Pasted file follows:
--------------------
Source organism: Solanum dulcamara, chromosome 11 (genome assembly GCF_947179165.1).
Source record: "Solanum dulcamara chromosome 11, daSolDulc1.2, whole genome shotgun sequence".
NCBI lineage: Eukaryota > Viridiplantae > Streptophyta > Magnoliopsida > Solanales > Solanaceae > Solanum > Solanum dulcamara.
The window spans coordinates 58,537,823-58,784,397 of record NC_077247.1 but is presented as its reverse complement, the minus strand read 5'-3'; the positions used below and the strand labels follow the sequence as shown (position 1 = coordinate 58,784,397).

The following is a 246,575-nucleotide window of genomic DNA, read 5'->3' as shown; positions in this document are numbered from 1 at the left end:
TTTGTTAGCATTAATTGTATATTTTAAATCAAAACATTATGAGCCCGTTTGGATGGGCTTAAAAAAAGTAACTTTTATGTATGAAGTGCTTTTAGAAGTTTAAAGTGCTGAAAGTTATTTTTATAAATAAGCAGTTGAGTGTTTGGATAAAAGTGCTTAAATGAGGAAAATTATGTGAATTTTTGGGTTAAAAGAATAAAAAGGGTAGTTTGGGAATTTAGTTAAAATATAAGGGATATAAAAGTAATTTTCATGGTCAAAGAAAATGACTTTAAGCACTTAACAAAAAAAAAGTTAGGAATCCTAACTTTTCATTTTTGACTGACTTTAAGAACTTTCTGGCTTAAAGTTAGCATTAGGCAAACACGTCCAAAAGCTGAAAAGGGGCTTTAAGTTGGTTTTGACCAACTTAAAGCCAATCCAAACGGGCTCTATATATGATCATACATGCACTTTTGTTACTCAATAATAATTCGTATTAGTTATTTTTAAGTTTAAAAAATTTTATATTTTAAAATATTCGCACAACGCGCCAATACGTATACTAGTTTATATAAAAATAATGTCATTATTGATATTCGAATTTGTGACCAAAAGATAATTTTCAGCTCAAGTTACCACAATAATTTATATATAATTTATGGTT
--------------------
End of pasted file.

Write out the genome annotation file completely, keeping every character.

Source organism: Solanum dulcamara, chromosome 11 (genome assembly GCF_947179165.1).
Source record: "Solanum dulcamara chromosome 11, daSolDulc1.2, whole genome shotgun sequence".
NCBI lineage: Eukaryota > Viridiplantae > Streptophyta > Magnoliopsida > Solanales > Solanaceae > Solanum > Solanum dulcamara.
The window spans coordinates 58,537,823-58,784,397 of record NC_077247.1 but is presented as its reverse complement, the minus strand read 5'-3'; the positions used below and the strand labels follow the sequence as shown (position 1 = coordinate 58,784,397).

The following is a 246,575-nucleotide window of genomic DNA, read 5'->3' as shown; positions in this document are numbered from 1 at the left end:
TTTGTTAGCATTAATTGTATATTTTAAATCAAAACATTATGAGCCCGTTTGGATGGGCTTAAAAAAAGTAACTTTTATGTATGAAGTGCTTTTAGAAGTTTAAAGTGCTGAAAGTTATTTTTATAAATAAGCAGTTGAGTGTTTGGATAAAAGTGCTTAAATGAGGAAAATTATGTGAATTTTTGGGTTAAAAGAATAAAAAGGGTAGTTTGGGAATTTAGTTAAAATATAAGGGATATAAAAGTAATTTTCATGGTCAAAGAAAATGACTTTAAGCACTTAACAAAAAAAAAGTTAGGAATCCTAACTTTTCATTTTTGACTGACTTTAAGAACTTTCTGGCTTAAAGTTAGCATTAGGCAAACACGTCCAAAAGCTGAAAAGGGGCTTTAAGTTGGTTTTGACCAACTTAAAGCCAATCCAAACGGGCTCTATATATGATCATACATGCACTTTTGTTACTCAATAATAATTCGTATTAGTTATTTTTAAGTTTAAAAAATTTTATATTTTAAAATATTCGCACAACGCGCCAATACGTATACTAGTTTATATAAAAATAATGTCATTATTGATATTCGAATTTGTGACCAAAAGATAATTTTCAGCTCAAGTTACCACAATAATTTATATATAATTTATGGTT